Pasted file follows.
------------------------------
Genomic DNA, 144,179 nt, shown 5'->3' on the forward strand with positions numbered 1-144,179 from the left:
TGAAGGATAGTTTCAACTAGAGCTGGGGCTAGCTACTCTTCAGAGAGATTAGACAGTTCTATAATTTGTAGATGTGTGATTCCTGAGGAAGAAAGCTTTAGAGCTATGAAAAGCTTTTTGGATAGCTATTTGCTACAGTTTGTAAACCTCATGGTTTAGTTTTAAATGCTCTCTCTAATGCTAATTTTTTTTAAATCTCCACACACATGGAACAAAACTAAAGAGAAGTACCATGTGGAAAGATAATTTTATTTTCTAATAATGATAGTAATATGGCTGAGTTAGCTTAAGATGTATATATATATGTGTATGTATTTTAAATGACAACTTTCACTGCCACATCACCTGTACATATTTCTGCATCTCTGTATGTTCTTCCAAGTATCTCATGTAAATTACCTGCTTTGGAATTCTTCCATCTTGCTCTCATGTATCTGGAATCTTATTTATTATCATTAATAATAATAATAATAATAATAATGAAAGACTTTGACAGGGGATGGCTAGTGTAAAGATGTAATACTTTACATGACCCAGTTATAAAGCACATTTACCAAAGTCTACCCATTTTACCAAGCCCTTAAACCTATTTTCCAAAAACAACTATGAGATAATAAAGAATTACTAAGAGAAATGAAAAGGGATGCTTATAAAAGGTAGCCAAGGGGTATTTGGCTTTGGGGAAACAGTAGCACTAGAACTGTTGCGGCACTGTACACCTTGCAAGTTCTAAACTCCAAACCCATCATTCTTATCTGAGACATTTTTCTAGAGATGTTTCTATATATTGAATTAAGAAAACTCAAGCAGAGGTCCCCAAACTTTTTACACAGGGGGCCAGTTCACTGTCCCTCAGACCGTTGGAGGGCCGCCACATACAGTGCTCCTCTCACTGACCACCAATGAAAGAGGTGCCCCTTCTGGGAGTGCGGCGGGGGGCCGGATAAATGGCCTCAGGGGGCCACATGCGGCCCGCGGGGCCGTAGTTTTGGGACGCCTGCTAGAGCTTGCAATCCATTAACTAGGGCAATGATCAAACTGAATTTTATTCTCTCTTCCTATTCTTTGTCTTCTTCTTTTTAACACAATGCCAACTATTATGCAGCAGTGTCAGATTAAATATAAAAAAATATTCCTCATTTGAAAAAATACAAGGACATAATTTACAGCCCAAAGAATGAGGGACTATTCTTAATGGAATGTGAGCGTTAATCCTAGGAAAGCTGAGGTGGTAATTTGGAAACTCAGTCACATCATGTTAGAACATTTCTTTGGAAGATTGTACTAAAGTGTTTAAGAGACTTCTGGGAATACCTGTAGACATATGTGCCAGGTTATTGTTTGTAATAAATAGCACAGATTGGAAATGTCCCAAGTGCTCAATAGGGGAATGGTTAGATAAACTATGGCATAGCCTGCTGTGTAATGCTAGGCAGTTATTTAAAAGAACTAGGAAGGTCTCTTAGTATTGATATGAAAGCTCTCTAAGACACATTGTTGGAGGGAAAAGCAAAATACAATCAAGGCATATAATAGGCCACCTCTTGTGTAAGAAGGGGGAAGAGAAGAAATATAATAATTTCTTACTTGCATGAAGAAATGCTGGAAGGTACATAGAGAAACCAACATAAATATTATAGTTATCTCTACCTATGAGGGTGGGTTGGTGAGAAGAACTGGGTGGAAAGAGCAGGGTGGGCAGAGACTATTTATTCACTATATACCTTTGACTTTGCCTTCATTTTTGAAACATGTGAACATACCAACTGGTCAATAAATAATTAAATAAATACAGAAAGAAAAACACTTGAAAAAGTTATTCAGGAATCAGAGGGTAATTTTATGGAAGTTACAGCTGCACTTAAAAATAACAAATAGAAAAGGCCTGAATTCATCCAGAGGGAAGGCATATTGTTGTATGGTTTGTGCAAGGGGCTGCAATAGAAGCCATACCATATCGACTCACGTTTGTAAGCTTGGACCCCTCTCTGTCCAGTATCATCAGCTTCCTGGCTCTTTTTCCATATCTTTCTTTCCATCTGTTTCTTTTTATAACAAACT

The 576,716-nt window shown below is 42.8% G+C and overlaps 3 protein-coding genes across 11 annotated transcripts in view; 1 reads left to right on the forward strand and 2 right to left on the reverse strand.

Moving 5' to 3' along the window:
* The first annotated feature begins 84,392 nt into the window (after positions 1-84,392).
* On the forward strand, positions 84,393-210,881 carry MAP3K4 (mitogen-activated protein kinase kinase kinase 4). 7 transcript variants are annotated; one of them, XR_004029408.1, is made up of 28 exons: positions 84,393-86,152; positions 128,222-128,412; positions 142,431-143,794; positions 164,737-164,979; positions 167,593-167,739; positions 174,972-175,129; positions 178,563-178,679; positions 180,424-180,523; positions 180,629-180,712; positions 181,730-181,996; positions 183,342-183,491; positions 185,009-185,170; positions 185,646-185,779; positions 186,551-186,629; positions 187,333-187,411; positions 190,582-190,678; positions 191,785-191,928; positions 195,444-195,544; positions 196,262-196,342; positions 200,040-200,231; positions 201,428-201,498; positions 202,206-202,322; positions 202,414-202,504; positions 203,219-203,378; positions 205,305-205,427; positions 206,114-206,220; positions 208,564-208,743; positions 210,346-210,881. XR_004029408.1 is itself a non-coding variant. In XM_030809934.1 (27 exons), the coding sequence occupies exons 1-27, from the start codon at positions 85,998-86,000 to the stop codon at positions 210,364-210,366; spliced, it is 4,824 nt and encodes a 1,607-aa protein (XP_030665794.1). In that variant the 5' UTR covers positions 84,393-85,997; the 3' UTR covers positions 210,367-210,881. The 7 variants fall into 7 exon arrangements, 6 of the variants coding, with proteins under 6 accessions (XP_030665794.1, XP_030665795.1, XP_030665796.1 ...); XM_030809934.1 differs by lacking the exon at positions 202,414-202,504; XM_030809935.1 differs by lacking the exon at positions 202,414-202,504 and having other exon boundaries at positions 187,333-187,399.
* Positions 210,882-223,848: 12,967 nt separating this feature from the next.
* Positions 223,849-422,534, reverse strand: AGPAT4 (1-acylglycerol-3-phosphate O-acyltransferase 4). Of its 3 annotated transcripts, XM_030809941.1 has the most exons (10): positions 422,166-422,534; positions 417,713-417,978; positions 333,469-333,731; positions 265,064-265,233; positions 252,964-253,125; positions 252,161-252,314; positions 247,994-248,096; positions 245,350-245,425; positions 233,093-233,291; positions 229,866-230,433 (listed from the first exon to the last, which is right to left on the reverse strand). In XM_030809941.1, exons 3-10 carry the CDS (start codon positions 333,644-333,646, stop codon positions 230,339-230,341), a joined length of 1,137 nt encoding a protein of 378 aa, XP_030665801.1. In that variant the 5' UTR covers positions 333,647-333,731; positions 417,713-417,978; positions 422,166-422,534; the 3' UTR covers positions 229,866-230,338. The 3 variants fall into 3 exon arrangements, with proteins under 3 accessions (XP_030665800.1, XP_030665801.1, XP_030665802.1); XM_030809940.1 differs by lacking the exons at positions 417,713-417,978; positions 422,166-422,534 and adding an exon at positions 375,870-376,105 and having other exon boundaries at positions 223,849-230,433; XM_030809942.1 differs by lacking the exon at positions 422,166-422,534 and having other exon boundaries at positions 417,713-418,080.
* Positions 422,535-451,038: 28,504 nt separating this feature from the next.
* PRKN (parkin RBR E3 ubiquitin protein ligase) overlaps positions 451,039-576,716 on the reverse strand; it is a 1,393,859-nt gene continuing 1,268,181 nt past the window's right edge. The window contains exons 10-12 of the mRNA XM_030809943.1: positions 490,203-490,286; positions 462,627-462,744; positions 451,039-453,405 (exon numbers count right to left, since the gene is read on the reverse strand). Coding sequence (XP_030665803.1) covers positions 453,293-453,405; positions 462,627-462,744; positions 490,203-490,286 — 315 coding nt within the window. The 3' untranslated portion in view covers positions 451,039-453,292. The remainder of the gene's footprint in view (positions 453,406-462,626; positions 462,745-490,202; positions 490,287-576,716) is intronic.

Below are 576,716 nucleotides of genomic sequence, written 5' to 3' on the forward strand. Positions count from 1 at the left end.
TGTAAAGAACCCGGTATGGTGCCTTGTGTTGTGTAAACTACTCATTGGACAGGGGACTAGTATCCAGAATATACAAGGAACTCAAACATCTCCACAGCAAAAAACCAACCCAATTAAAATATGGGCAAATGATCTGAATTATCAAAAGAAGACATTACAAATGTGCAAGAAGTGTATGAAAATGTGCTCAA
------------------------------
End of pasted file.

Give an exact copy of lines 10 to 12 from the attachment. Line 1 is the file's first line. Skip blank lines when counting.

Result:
* PRKN (parkin RBR E3 ubiquitin protein ligase) overlaps positions 451,039-576,716 on the reverse strand; it is a 1,393,859-nt gene continuing 1,268,181 nt past the window's right edge. The window contains exons 10-12 of the mRNA XM_030809943.1: positions 490,203-490,286; positions 462,627-462,744; positions 451,039-453,405 (exon numbers count right to left, since the gene is read on the reverse strand). Coding sequence (XP_030665803.1) covers positions 453,293-453,405; positions 462,627-462,744; positions 490,203-490,286 — 315 coding nt within the window. The 3' untranslated portion in view covers positions 451,039-453,292. The remainder of the gene's footprint in view (positions 453,406-462,626; positions 462,745-490,202; positions 490,287-576,716) is intronic.

Below are 576,716 nucleotides of genomic sequence, written 5' to 3' on the forward strand. Positions count from 1 at the left end.
TGTAAAGAACCCGGTATGGTGCCTTGTGTTGTGTAAACTACTCATTGGACAGGGGACTAGTATCCAGAATATACAAGGAACTCAAACATCTCCACAGCAAAAAACCAACCCAATTAAAATATGGGCAAATGATCTGAATTATCAAAAGAAGACATTACAAATGTGCAAGAAGTGTATGAAAATGTGCTCAA